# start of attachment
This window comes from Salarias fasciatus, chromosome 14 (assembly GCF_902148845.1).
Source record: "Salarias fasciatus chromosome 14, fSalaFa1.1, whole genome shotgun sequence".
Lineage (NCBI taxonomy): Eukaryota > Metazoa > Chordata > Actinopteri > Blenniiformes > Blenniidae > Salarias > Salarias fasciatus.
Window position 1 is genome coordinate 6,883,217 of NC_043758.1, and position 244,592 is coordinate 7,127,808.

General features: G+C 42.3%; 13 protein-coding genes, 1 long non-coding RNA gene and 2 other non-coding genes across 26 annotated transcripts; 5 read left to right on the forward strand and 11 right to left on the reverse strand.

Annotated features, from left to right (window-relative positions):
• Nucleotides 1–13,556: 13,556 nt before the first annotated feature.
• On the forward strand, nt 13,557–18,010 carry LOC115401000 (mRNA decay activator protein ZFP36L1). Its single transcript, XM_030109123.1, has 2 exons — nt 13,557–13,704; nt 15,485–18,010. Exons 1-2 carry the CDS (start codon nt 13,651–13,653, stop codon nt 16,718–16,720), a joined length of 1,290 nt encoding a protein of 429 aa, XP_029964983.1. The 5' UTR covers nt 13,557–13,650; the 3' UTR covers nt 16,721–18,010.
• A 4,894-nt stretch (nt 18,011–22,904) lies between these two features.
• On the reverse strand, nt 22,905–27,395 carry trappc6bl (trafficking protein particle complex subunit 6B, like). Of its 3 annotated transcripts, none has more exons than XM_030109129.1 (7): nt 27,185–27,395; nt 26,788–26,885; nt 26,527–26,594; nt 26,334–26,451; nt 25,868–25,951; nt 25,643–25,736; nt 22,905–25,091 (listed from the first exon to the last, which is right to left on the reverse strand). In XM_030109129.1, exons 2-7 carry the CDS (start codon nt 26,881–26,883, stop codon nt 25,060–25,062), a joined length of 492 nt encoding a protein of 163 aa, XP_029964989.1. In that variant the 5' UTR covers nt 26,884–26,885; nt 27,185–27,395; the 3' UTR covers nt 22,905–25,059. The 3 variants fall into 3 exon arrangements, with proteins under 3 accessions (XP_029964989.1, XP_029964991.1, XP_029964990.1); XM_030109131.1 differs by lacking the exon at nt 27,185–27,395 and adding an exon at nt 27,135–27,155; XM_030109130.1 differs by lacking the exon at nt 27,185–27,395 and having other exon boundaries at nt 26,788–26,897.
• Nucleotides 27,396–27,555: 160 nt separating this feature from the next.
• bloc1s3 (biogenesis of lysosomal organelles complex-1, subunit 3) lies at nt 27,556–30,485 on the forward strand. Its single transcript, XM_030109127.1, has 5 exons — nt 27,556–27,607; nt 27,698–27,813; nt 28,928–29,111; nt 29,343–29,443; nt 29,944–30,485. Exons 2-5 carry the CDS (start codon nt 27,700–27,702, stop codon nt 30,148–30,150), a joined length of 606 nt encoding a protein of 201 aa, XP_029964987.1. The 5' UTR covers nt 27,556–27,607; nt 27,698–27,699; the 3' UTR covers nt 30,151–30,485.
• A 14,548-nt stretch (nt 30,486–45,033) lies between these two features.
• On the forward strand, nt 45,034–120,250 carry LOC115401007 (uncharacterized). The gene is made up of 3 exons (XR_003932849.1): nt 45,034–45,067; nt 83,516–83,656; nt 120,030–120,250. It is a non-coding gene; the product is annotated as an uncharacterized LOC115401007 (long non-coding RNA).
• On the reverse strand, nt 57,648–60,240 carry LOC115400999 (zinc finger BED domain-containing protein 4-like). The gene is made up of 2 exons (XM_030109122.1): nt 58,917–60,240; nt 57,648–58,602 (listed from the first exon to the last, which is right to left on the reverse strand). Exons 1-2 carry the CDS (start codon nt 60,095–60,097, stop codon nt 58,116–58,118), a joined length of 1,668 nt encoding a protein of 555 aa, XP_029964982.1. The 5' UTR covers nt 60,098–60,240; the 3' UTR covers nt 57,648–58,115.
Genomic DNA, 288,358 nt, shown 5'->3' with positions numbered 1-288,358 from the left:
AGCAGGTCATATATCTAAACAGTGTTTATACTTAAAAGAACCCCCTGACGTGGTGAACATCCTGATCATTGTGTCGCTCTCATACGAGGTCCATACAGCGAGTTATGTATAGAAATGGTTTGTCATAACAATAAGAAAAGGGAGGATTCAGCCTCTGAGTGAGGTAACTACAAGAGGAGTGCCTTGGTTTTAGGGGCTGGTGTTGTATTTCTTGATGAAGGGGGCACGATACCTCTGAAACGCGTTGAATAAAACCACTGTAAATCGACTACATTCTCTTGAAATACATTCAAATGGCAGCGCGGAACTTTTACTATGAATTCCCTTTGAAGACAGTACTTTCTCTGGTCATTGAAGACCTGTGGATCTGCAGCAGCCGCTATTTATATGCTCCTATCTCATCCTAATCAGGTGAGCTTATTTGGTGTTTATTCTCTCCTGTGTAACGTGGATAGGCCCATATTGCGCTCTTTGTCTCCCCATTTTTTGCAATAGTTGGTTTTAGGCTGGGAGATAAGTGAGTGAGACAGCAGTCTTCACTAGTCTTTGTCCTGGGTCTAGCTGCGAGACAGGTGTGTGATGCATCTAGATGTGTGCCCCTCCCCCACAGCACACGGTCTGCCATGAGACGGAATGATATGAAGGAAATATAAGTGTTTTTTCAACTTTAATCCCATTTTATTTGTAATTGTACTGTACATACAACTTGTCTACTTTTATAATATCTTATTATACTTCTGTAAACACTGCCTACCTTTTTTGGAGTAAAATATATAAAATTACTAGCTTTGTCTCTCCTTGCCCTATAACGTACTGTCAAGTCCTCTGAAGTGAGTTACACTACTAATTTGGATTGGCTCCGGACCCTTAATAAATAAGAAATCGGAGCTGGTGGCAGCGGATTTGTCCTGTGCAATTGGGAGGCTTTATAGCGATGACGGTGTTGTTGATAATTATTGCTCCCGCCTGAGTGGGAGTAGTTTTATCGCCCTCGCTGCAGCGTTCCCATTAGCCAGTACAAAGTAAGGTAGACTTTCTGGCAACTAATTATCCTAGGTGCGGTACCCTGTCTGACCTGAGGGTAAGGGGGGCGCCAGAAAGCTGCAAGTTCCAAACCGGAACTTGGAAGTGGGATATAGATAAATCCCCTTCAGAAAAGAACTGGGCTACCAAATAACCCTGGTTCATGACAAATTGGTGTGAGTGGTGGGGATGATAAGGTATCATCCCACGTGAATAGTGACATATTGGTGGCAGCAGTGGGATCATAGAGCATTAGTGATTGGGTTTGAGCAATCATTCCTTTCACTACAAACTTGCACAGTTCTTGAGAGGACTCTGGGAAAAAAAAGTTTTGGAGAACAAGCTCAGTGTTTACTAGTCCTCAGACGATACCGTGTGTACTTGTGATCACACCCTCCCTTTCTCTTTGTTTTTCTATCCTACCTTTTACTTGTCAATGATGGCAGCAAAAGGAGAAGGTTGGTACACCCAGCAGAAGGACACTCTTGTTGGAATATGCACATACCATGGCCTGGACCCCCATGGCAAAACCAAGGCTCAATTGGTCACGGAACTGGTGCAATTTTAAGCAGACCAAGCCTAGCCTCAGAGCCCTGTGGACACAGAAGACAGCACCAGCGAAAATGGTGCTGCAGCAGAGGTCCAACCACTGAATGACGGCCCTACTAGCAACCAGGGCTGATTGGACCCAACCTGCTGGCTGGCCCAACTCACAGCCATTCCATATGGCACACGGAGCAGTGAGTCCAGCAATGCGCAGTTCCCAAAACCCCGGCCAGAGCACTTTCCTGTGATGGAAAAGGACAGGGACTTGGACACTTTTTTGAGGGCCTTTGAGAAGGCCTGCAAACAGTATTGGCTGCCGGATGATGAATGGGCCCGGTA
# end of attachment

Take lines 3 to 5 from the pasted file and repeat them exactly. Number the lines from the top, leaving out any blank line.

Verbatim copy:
Lineage (NCBI taxonomy): Eukaryota > Metazoa > Chordata > Actinopteri > Blenniiformes > Blenniidae > Salarias > Salarias fasciatus.
Window position 1 is genome coordinate 6,883,217 of NC_043758.1, and position 244,592 is coordinate 7,127,808.

General features: G+C 42.3%; 13 protein-coding genes, 1 long non-coding RNA gene and 2 other non-coding genes across 26 annotated transcripts; 5 read left to right on the forward strand and 11 right to left on the reverse strand.